Panasonic lumix DMC-GH2
When Panasonic first launched the GH1, its second Micro Four Thirds camera, it was widely seen as simply being a G1 with video shooting and a considerably more expensive kit lens. And, if your primary concern was stills photography then this wasn’t an entirely unreasonable assessment. However, its real appeal was not that it had video, but that it offered what was, at the time, some of the most flexible, high quality video available. Again, the 14-140mm F4.0-5.8 kit zoom may not have been cheap but it had been specifically designed and built with fast, quiet autofocus and stepless aperture control to allow AF during movie shooting and exposure changes without sudden changes in brightness.
Now that the G2 (along with the majority of contemporary cameras) is able to capture HD video, the distinctions between just being able to shoot HD and to really control it become more apparent. Stills shooters may get some advantage from the new, higher resolution sensor but the main differences between the GH2 and G2 are the ability to control the movie shooting process (both in terms of frame rate and shutter speed).
In the years since Olympus and Panasonic jointly announced the Micro Four Thirds standard there have been eight models launched to date, seven of which share the same 12MP sensor. The only exception was the GH1 which, despite its 12MP output actually featured a 14MP sensor. The sensor was slightly larger than the format’s imaging circle, which allowed it to deliver images in different aspect ratios while retaining the same image diagonal. And now the GH2 follows the same pattern, shooting 16MP images using its brand-new, similarly over-sized 18MP sensor.
This sensor in Panasonic lumix DMC-GH2 is capable of much greater readout speed (120Hz) than its predecessor, bringing a host of benefits. Videographers will see an improvement in the quality of the highest quality output – the 1080i output is derived from 60p or 50p capture, rather than doubled-up from 24p or 25p on the GH1. The faster readout also means the AF system can more frequently check the accuracy of its focus, which promises faster autofocus (on lenses that can respond quickly enough). Finally, the faster readout means the live view is updated 60 times a second (rather than 24fps displayed at 60hz), giving a smoother viewing experience with less tearing. The electronic viewfinder has also been slightly widened – it now shows 852 x 600 pixels as opposed to 800 across – which allows it to display 16:9 and 3:2 previews without the need for such extensive cropping as before.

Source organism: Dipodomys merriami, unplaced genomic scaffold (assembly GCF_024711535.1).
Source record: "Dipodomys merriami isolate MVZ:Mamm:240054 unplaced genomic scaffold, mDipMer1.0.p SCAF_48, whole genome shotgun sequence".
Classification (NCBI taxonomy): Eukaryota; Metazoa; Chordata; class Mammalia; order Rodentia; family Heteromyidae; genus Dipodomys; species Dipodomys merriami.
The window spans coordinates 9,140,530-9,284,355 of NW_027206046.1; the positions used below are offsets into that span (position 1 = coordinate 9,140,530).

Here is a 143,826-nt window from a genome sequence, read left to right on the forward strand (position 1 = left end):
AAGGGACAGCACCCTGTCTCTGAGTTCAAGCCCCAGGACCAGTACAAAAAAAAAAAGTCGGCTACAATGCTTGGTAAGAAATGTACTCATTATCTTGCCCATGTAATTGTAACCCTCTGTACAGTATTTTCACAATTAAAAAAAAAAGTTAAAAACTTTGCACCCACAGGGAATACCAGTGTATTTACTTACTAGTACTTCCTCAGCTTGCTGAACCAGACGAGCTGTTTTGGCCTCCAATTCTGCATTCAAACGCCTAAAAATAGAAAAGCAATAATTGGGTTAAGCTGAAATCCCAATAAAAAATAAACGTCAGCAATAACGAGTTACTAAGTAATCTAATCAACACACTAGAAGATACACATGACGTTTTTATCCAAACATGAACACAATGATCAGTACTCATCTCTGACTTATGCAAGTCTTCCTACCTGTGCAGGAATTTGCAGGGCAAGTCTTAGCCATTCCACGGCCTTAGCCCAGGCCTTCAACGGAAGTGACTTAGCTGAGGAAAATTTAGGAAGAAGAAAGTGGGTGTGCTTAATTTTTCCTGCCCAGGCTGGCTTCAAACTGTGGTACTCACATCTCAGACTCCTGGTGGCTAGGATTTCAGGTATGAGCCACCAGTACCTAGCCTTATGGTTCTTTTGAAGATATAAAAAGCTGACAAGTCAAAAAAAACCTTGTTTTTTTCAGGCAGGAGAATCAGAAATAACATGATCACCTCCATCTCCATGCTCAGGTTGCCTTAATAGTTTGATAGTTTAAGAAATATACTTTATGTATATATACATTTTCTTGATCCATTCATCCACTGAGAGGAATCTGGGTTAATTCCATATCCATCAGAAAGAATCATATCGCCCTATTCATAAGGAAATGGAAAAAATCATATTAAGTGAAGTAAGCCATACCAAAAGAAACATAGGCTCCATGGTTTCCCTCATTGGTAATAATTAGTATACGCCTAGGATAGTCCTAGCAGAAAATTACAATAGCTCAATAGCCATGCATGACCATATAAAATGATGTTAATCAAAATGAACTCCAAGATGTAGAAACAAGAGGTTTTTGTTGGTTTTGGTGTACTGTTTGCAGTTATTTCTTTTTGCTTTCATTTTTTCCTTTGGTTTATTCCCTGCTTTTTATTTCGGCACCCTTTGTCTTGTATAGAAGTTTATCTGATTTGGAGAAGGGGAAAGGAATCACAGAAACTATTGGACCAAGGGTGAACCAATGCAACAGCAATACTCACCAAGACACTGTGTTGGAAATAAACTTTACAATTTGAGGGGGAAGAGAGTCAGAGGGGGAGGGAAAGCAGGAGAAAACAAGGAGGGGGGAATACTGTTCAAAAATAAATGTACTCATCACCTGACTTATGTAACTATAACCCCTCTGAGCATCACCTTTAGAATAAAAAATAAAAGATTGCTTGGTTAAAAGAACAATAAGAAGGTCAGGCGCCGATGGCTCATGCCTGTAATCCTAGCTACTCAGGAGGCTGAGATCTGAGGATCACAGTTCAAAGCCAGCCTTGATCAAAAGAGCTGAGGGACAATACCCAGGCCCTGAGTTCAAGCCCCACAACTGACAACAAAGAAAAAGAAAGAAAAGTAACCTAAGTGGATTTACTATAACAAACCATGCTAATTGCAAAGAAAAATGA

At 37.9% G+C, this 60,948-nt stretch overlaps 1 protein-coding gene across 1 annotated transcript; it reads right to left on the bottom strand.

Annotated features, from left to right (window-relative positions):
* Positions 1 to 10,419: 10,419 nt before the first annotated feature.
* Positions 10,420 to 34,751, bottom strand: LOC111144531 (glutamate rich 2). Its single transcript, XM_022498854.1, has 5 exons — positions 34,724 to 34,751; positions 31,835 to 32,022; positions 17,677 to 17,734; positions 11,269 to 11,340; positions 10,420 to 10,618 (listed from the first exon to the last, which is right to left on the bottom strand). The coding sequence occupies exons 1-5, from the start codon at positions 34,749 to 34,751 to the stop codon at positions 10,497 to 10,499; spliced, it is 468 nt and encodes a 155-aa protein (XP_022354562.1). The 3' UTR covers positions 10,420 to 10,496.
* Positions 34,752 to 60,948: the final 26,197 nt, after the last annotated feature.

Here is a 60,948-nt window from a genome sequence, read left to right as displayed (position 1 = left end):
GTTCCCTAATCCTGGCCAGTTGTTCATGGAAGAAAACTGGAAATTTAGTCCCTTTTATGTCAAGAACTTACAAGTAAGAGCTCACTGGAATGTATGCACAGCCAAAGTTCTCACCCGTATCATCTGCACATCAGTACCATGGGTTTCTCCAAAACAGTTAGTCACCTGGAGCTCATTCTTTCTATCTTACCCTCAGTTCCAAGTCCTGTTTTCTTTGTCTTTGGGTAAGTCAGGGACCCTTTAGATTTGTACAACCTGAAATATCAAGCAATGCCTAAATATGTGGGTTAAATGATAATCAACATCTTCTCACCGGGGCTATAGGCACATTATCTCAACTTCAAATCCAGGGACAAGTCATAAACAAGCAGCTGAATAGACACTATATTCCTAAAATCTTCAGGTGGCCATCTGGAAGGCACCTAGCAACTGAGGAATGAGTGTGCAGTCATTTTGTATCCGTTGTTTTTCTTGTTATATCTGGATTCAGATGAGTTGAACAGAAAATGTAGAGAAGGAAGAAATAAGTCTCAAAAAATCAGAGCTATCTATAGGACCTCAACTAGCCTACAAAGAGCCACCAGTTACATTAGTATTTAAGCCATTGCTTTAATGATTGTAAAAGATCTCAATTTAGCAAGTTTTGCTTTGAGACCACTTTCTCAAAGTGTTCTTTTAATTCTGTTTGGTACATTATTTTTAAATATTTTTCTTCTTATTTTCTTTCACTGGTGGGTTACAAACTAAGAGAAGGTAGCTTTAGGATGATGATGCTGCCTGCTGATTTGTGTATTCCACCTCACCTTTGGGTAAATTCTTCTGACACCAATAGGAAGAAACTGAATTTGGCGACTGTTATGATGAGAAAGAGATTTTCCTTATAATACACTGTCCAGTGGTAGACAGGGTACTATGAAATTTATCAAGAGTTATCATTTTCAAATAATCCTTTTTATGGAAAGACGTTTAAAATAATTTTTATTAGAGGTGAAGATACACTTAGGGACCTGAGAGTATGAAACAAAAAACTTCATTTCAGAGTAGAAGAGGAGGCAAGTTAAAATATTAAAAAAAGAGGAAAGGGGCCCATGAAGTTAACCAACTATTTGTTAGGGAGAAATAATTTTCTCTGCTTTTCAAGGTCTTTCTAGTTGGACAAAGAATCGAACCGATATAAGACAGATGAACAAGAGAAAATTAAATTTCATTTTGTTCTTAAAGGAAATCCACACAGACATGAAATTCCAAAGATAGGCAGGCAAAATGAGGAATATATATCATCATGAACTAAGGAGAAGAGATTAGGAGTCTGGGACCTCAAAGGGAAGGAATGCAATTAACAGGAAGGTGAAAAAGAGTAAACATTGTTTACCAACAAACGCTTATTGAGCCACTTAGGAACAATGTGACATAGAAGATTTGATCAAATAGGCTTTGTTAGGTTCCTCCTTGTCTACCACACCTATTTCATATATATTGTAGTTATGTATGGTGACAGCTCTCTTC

Compared to GH1 – key differences
The lumix DMC-GH2 might look very similar to its predecessor at a casual glance but there are some major differences between the two models. Let’s have a look at the main changes:
- New sensor – multi-aspect Live MOS with 18.3 million total pixels
- ISO range 160 – 12800 (vs 100-3200)
- Sensor capable of 1080p video at 60 or 50 fps (rather than 24 or 25 fps), still output as 60i/50i
- Faster sensor read-out promises faster AF and smoother viewfinder image (less tearing)
- Larger EVF coverage to match multi-aspect shooting (852 x 600 rather than 800 x 600 pixels)
- Touch-sensitive LCD screen (same as G2)
- New, more modern looking menu screens
- G2-style combined AF mode/pattern control on top plate
- Direct movie shooting button moved to top plate from rear of camera
- Control dial moved from front of handgrip to rear of camera
- Dedicated metering and ‘film mode’ buttons replaced by highly customizable Fn buttons
- Q menu button moved from top plate to rear of camera
- New battery (DMW-BLC12E) with fractionally smaller capacity (1200mAh vs 1250mAh)
- Slightly heavier (394g compared to 385g body only)